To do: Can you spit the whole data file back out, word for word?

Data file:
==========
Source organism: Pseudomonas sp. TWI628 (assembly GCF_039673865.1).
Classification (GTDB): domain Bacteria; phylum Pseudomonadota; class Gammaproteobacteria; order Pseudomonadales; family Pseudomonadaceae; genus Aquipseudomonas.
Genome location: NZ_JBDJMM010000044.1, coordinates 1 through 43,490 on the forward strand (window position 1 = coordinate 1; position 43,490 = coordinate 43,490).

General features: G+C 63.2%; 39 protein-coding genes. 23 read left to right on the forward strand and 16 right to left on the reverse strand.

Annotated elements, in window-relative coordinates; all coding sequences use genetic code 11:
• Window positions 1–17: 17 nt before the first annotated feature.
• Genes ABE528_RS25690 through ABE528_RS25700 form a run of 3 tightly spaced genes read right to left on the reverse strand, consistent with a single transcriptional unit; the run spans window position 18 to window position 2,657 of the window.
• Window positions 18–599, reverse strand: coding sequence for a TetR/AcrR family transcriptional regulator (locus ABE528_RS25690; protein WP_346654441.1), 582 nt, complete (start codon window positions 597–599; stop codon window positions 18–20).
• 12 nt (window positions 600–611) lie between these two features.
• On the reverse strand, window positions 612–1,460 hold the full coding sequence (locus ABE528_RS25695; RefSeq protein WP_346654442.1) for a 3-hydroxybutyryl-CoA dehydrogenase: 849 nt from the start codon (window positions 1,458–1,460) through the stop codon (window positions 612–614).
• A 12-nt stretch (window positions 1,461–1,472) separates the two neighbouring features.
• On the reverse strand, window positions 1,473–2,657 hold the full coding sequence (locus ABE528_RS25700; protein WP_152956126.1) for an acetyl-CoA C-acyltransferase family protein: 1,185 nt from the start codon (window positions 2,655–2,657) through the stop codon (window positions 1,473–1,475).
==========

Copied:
Source organism: Pseudomonas sp. TWI628 (assembly GCF_039673865.1).
Classification (GTDB): domain Bacteria; phylum Pseudomonadota; class Gammaproteobacteria; order Pseudomonadales; family Pseudomonadaceae; genus Aquipseudomonas.
Genome location: NZ_JBDJMM010000044.1, coordinates 1 through 43,490 on the forward strand (window position 1 = coordinate 1; position 43,490 = coordinate 43,490).

General features: G+C 63.2%; 39 protein-coding genes. 23 read left to right on the forward strand and 16 right to left on the reverse strand.

Annotated elements, in window-relative coordinates; all coding sequences use genetic code 11:
• Window positions 1–17: 17 nt before the first annotated feature.
• Genes ABE528_RS25690 through ABE528_RS25700 form a run of 3 tightly spaced genes read right to left on the reverse strand, consistent with a single transcriptional unit; the run spans window position 18 to window position 2,657 of the window.
• Window positions 18–599, reverse strand: coding sequence for a TetR/AcrR family transcriptional regulator (locus ABE528_RS25690; protein WP_346654441.1), 582 nt, complete (start codon window positions 597–599; stop codon window positions 18–20).
• 12 nt (window positions 600–611) lie between these two features.
• On the reverse strand, window positions 612–1,460 hold the full coding sequence (locus ABE528_RS25695; RefSeq protein WP_346654442.1) for a 3-hydroxybutyryl-CoA dehydrogenase: 849 nt from the start codon (window positions 1,458–1,460) through the stop codon (window positions 612–614).
• A 12-nt stretch (window positions 1,461–1,472) separates the two neighbouring features.
• On the reverse strand, window positions 1,473–2,657 hold the full coding sequence (locus ABE528_RS25700; protein WP_152956126.1) for an acetyl-CoA C-acyltransferase family protein: 1,185 nt from the start codon (window positions 2,655–2,657) through the stop codon (window positions 1,473–1,475).